• In a corporate account, Level I withholding taxes apply, but are partially recoverable.

Most index mutual funds tracking the S&P 500 fall into this category, including the TD US Index Fund e-Series (TDB902). However, among Canadian-listed ETFs, only the BMO S&P 500 Index ETF (ZSP) holds the stocks directly.

Example: Total estimated cost of the BMO S&P 500 Index ETF (ZSP)

RRSP = MER + FWTLevel I

= 0.17% + (15% × 2.0%)

= 0.17% + 0.30%

= 0.47%

Taxable = MER

= 0.17%

Corporate = MER + FWTLevel I × 50%

= 0.17% + 0.30% × 50%

= 0.32%

TFSA or RESP = MER + FWTLevel I

= 0.17% + 0.30%

= 0.47%

Where:

MER = Most recently reported management expense ratio of the Canadian-listed ETF or mutual fund

D/P = Dividend yield of the underlying index as of December 31, 2013

FWTLevel I = 15% × D/P

D. US-listed ETF that holds developed markets stocks directly.

Dividends from ETFs of this type are subject to unrecoverable Level I withholding taxes levied by the countries where the stocks are domiciled (which include countries in western Europe, Japan and Australia).

Except when held in an RRSP, Type D funds are also subject to Level II withholding tax imposed by the US government before the ETFs pay the dividends to Canadian unitholders:

  • In an RRSP, Level I withholding taxes apply and are not recoverable. Level II withholding taxes do not apply.
  • In a taxable account, Level I withholding taxes apply and are not recoverable. Level II withholding taxes apply, but are recoverable.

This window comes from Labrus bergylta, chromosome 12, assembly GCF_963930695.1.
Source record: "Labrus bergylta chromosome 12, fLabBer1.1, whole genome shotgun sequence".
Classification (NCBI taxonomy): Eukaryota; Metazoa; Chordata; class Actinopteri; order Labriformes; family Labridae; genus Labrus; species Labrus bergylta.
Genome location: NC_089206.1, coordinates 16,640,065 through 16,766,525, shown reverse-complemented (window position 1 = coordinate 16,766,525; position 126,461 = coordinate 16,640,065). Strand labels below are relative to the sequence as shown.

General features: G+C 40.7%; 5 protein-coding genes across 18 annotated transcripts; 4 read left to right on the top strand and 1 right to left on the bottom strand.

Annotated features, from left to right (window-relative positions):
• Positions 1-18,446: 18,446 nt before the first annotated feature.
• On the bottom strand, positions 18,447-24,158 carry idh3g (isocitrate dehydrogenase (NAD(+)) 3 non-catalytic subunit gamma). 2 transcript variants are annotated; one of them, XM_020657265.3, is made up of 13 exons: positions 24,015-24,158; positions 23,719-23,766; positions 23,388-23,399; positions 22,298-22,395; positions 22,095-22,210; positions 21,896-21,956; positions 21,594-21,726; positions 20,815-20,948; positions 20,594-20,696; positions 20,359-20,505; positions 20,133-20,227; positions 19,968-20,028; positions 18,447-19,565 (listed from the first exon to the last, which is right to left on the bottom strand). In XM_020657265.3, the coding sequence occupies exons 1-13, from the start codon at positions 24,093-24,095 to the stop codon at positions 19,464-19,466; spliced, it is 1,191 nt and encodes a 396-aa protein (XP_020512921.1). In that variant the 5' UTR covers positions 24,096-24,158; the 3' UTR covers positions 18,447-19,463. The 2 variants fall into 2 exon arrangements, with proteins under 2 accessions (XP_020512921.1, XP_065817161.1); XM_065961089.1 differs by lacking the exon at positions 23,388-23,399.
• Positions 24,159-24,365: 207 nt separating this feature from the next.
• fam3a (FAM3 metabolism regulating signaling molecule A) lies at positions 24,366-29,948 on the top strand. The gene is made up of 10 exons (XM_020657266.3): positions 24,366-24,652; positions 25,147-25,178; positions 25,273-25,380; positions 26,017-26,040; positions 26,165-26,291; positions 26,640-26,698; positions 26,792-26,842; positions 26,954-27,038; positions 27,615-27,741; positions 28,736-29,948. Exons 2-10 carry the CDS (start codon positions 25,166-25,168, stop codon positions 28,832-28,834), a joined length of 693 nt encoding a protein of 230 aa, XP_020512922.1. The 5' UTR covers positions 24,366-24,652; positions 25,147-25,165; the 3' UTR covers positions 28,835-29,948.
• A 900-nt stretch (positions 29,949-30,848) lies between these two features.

• In a corporate account, Level I withholding taxes apply and are not recoverable. Level II withholding taxes apply, but are partially recoverable.
  • In a TFSA or RESP, Level I and Level II withholding taxes apply and are not recoverable.

Since the stocks are held in a US-listed ETF, Level I withholding taxes are payable at rates determined by tax treaties between these overseas countries and the US. In order to estimate these tax rates, we’ve used the most recent 5-year average paid by the iShares MSCI EAFE ETF (EFA). For Level II withholding tax, we’ve assumed 15% on the remaining dividends.

Estimated Level I Foreign Withholding Tax of a Type D Fund

Source: BlackRock Annual Reports, 2009-2013

Example: Total estimated cost of the iShares MSCI EAFE ETF (EFA)

RRSP = ER + FWTLevel I

= 0.33% + (7.5% × 3.0%)

= 0.33% + 0.23%

= 0.56%

Taxable = ER + FWTLevel I

= 0.33% + 0.23%

= 0.56%

Corporate = ER + FWTLevel I + FWTLevel II × 50%

= 0.33% + 0.23% + [15% × (3.0% – 0.23% – 0.35%)] × 50%

= 0.33% + 0.23% + 0.36% × 50%

= 0.74%

TFSA or RESP = ER + FWTLevel I + FWTLevel II